31. 31. Using Azure Storage<br />General flow is this<br />Web role issues a command by dropping it in a blob container (name is GUID).<br />Command blob name is then dropped in a queue<br />Worker role monitors queue for work<br />When it finds a message in the queue, it grabs blob from storage based on id in queue message<br />Deserializes command and then sends it through normal CQRS pipeline<br />
  32. 32. CQRS in the Cloud<br />Blob Storage<br />Queue<br />Controller<br />Command Handler<br />Domain<br />Azure Table Storage<br />Event(s)<br />Repository<br />Denormalizer<br />Read Model<br />
  33. 33. CQRS in the Cloud<br />ASP.NET MVC Controller<br />Reading data is no different, going through a Repository<br />Writing data (issuing commands) involves dropping command into Azure Queue<br />CloudHelper class facilitates this<br />Also provides LogMessage facility<br />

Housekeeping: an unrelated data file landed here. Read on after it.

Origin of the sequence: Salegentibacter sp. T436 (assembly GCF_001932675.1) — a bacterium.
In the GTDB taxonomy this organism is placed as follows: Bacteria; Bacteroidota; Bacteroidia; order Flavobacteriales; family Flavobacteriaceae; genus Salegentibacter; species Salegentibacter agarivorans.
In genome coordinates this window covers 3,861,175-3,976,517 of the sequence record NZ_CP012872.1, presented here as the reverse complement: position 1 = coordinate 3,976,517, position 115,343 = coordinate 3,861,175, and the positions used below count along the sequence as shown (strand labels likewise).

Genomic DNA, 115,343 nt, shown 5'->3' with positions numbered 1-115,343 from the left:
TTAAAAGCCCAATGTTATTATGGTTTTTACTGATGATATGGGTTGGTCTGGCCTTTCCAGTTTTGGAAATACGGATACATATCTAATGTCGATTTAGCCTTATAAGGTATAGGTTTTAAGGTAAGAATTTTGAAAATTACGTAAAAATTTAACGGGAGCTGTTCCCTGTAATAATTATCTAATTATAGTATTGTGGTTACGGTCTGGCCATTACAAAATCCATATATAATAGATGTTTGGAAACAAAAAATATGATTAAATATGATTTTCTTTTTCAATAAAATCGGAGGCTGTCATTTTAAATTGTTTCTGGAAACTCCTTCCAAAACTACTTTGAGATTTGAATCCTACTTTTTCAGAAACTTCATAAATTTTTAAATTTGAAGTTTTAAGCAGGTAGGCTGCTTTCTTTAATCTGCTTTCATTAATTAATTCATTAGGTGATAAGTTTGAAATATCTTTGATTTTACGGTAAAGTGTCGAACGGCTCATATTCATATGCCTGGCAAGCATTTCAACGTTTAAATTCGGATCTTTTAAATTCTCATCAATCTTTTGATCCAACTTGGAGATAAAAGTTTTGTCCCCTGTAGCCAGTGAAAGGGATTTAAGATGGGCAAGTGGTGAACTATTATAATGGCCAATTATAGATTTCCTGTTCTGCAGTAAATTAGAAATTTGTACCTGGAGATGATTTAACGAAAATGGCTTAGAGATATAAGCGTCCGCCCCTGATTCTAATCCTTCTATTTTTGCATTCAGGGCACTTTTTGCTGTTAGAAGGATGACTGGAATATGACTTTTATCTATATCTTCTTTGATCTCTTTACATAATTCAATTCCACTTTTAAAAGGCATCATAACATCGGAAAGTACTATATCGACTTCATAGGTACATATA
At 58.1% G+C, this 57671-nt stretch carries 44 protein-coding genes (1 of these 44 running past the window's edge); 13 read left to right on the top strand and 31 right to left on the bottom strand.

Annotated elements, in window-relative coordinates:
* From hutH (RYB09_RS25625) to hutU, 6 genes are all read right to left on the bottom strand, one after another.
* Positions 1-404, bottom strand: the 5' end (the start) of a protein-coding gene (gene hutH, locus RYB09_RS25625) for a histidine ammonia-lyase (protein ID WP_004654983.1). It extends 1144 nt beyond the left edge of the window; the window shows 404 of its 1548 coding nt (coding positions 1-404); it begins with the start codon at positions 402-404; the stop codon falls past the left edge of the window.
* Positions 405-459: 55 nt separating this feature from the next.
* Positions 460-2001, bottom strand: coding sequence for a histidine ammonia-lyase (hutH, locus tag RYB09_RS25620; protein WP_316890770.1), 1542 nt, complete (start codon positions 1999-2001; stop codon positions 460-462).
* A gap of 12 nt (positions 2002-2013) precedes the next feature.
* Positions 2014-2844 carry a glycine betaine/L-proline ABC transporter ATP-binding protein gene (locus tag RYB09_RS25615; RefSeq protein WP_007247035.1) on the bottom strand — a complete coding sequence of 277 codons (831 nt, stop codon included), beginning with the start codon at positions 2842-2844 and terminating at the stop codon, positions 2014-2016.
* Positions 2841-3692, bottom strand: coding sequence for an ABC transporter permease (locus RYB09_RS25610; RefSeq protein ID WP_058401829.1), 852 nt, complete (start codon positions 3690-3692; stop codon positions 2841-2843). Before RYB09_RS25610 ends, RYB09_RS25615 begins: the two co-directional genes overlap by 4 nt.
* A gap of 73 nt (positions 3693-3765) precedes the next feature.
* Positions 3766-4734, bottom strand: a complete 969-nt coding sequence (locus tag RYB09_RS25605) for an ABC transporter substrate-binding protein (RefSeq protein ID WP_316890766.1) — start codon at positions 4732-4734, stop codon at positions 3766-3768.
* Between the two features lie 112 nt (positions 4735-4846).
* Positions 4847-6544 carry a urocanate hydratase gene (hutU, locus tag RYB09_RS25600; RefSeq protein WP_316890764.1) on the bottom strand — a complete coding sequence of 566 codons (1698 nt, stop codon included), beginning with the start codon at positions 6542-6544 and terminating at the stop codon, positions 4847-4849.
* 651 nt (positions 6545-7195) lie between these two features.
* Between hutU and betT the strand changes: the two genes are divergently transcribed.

34. 34. CQRS in the Cloud<br />Using Azure Table Storage for logging user actions…<br />Different than events. Want to know user behavior.<br />Storage is huge – just watch transaction costs<br />Consider batching log reads<br />But you can create replays of user interaction<br />Similar to event sourcing’s replay of events<br />Event sourcing doesn’t capture “Cancels” or “Reads”, which may be useful from a marketing perspective<br />
  35. 35. Claim Credit for thisSession<br />BrainCredits<br />
  36. 36. Resources<br />CQRS InfoSite –<br />NCQRS Site –<br />DDD/CQRS Google Group -<br />UdiDahan’s CQRS article “Clarified CQRS” –<br />RinatAbdullin’s CQRS information –<br />Distributed Podcast -<br />